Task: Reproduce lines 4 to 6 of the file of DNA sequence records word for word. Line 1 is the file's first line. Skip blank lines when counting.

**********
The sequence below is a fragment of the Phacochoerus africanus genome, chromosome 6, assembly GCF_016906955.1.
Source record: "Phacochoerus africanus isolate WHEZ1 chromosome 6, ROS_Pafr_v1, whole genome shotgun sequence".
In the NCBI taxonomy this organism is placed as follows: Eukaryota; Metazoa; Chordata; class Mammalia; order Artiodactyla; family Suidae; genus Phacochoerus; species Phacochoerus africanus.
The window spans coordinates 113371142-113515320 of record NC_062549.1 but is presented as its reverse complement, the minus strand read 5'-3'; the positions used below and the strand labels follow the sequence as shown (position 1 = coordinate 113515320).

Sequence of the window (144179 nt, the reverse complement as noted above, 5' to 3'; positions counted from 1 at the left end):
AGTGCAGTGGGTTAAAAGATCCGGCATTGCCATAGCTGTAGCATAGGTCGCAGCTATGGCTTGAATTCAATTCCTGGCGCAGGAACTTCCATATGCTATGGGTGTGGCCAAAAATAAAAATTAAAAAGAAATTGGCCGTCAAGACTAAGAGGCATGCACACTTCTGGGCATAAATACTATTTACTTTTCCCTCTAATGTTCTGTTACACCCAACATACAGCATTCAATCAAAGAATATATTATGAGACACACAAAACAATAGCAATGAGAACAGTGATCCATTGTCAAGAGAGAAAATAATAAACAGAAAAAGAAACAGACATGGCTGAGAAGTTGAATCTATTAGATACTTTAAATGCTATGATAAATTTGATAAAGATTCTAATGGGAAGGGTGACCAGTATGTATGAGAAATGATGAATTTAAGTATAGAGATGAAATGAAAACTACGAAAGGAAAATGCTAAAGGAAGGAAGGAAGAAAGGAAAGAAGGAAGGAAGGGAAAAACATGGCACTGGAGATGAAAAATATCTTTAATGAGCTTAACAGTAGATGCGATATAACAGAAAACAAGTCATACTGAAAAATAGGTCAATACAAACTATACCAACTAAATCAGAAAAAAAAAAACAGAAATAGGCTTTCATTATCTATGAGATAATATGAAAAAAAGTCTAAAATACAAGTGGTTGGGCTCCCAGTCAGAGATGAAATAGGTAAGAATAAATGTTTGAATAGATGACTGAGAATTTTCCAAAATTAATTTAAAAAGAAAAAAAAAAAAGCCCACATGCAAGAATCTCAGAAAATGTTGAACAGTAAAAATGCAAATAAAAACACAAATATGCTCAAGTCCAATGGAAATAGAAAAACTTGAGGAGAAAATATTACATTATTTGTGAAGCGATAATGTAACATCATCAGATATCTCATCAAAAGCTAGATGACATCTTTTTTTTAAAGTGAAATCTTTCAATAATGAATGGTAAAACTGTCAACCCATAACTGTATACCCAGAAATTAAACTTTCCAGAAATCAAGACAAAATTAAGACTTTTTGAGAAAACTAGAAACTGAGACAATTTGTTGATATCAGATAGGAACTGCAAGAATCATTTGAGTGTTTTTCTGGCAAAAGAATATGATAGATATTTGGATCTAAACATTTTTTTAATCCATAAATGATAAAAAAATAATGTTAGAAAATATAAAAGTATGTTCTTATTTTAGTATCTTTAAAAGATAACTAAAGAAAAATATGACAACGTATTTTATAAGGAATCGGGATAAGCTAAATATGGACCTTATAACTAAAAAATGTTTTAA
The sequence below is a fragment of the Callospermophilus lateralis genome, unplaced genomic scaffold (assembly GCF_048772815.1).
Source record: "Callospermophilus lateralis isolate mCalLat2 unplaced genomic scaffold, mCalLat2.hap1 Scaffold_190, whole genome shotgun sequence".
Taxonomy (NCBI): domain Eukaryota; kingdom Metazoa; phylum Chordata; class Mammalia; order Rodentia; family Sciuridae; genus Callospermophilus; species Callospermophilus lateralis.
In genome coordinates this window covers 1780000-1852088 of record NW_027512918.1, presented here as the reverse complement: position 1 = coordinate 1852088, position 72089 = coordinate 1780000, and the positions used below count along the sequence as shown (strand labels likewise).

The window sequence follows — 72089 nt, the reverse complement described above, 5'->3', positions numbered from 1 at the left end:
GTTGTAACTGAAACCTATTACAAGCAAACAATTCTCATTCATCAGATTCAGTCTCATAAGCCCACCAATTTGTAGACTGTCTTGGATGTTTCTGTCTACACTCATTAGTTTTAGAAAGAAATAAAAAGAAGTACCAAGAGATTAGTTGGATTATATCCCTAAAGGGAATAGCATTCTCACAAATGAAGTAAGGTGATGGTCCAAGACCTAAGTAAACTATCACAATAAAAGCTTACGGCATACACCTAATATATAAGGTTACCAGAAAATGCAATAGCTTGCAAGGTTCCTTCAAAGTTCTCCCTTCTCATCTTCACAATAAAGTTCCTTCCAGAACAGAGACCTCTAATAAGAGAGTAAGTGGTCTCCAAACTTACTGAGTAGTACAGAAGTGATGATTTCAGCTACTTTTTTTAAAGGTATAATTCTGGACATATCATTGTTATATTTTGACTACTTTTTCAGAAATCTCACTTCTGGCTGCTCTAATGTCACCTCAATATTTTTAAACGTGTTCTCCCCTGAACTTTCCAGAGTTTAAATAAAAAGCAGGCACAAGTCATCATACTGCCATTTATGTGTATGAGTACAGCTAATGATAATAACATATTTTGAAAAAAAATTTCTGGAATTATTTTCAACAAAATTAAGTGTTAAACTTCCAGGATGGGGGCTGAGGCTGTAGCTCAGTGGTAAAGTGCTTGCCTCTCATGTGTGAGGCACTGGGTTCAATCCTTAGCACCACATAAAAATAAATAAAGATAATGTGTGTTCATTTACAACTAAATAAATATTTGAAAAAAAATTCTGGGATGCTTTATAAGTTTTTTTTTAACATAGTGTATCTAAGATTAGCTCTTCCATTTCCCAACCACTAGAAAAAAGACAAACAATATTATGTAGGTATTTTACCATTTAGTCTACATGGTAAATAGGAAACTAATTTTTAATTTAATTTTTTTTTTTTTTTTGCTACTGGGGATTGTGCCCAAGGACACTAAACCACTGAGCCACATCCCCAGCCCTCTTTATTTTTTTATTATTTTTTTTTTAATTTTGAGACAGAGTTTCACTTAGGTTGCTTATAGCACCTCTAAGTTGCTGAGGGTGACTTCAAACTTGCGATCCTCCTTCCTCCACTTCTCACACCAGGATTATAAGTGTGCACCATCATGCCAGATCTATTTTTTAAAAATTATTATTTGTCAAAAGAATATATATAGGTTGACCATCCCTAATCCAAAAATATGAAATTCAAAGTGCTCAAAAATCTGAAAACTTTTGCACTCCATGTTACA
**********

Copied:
The window spans coordinates 113371142-113515320 of record NC_062549.1 but is presented as its reverse complement, the minus strand read 5'-3'; the positions used below and the strand labels follow the sequence as shown (position 1 = coordinate 113515320).

Sequence of the window (144179 nt, the reverse complement as noted above, 5' to 3'; positions counted from 1 at the left end):
AGTGCAGTGGGTTAAAAGATCCGGCATTGCCATAGCTGTAGCATAGGTCGCAGCTATGGCTTGAATTCAATTCCTGGCGCAGGAACTTCCATATGCTATGGGTGTGGCCAAAAATAAAAATTAAAAAGAAATTGGCCGTCAAGACTAAGAGGCATGCACACTTCTGGGCATAAATACTATTTACTTTTCCCTCTAATGTTCTGTTACACCCAACATACAGCATTCAATCAAAGAATATATTATGAGACACACAAAACAATAGCAATGAGAACAGTGATCCATTGTCAAGAGAGAAAATAATAAACAGAAAAAGAAACAGACATGGCTGAGAAGTTGAATCTATTAGATACTTTAAATGCTATGATAAATTTGATAAAGATTCTAATGGGAAGGGTGACCAGTATGTATGAGAAATGATGAATTTAAGTATAGAGATGAAATGAAAACTACGAAAGGAAAATGCTAAAGGAAGGAAGGAAGAAAGGAAAGAAGGAAGGAAGGGAAAAACATGGCACTGGAGATGAAAAATATCTTTAATGAGCTTAACAGTAGATGCGATATAACAGAAAACAAGTCATACTGAAAAATAGGTCAATACAAACTATACCAACTAAATCAGAAAAAAAAAAACAGAAATAGGCTTTCATTATCTATGAGATAATATGAAAAAAAGTCTAAAATACAAGTGGTTGGGCTCCCAGTCAGAGATGAAATAGGTAAGAATAAATGTTTGAATAGATGACTGAGAATTTTCCAAAATTAATTTAAAAAGAAAAAAAAAAAAGCCCACATGCAAGAATCTCAGAAAATGTTGAACAGTAAAAATGCAAATAAAAACACAAATATGCTCAAGTCCAATGGAAATAGAAAAACTTGAGGAGAAAATATTACATTATTTGTGAAGCGATAATGTAACATCATCAGATATCTCATCAAAAGCTAGATGACATCTTTTTTTTAAAGTGAAATCTTTCAATAATGAATGGTAAAACTGTCAACCCATAACTGTATACCCAGAAATTAAACTTTCCAGAAATCAAGACAAAATTAAGACTTTTTGAGAAAACTAGAAACTGAGACAATTTGTTGATATCAGATAGGAACTGCAAGAATCATTTGAGTGTTTTTCTGGCAAAAGAATATGATAGATATTTGGATCTAAACATTTTTTTAATCCATAAATGATAAAAAAATAATGTTAGAAAATATAAAAGTATGTTCTTATTTTAGTATCTTTAAAAGATAACTAAAGAAAAATATGACAACGTATTTTATAAGGAATCGGGATAAGCTAAATATGGACCTTATAACTAAAAAATGTTTTAA